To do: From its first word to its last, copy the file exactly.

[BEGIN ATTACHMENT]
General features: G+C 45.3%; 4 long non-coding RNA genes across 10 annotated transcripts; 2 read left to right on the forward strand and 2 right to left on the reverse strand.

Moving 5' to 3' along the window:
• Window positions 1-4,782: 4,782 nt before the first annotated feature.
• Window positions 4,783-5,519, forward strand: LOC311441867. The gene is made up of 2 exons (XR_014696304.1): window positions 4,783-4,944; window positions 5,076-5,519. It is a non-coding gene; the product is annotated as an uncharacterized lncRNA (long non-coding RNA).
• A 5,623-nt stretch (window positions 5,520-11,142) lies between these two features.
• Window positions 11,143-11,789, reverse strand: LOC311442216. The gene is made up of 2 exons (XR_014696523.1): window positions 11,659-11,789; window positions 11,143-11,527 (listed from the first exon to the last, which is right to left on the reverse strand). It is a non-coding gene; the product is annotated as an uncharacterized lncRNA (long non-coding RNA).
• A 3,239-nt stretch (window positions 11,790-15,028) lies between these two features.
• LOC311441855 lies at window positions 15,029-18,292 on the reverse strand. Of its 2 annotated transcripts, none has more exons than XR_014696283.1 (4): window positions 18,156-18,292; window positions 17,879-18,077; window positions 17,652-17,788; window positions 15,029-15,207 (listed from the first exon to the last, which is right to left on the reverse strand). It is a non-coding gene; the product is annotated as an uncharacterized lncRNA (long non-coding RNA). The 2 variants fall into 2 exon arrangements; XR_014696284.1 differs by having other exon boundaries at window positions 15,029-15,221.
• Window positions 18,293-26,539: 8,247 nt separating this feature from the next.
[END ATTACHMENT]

General features: G+C 45.3%; 4 long non-coding RNA genes across 10 annotated transcripts; 2 read left to right on the forward strand and 2 right to left on the reverse strand.

Moving 5' to 3' along the window:
• Window positions 1-4,782: 4,782 nt before the first annotated feature.
• Window positions 4,783-5,519, forward strand: LOC311441867. The gene is made up of 2 exons (XR_014696304.1): window positions 4,783-4,944; window positions 5,076-5,519. It is a non-coding gene; the product is annotated as an uncharacterized lncRNA (long non-coding RNA).
• A 5,623-nt stretch (window positions 5,520-11,142) lies between these two features.
• Window positions 11,143-11,789, reverse strand: LOC311442216. The gene is made up of 2 exons (XR_014696523.1): window positions 11,659-11,789; window positions 11,143-11,527 (listed from the first exon to the last, which is right to left on the reverse strand). It is a non-coding gene; the product is annotated as an uncharacterized lncRNA (long non-coding RNA).
• A 3,239-nt stretch (window positions 11,790-15,028) lies between these two features.
• LOC311441855 lies at window positions 15,029-18,292 on the reverse strand. Of its 2 annotated transcripts, none has more exons than XR_014696283.1 (4): window positions 18,156-18,292; window positions 17,879-18,077; window positions 17,652-17,788; window positions 15,029-15,207 (listed from the first exon to the last, which is right to left on the reverse strand). It is a non-coding gene; the product is annotated as an uncharacterized lncRNA (long non-coding RNA). The 2 variants fall into 2 exon arrangements; XR_014696284.1 differs by having other exon boundaries at window positions 15,029-15,221.
• Window positions 18,293-26,539: 8,247 nt separating this feature from the next.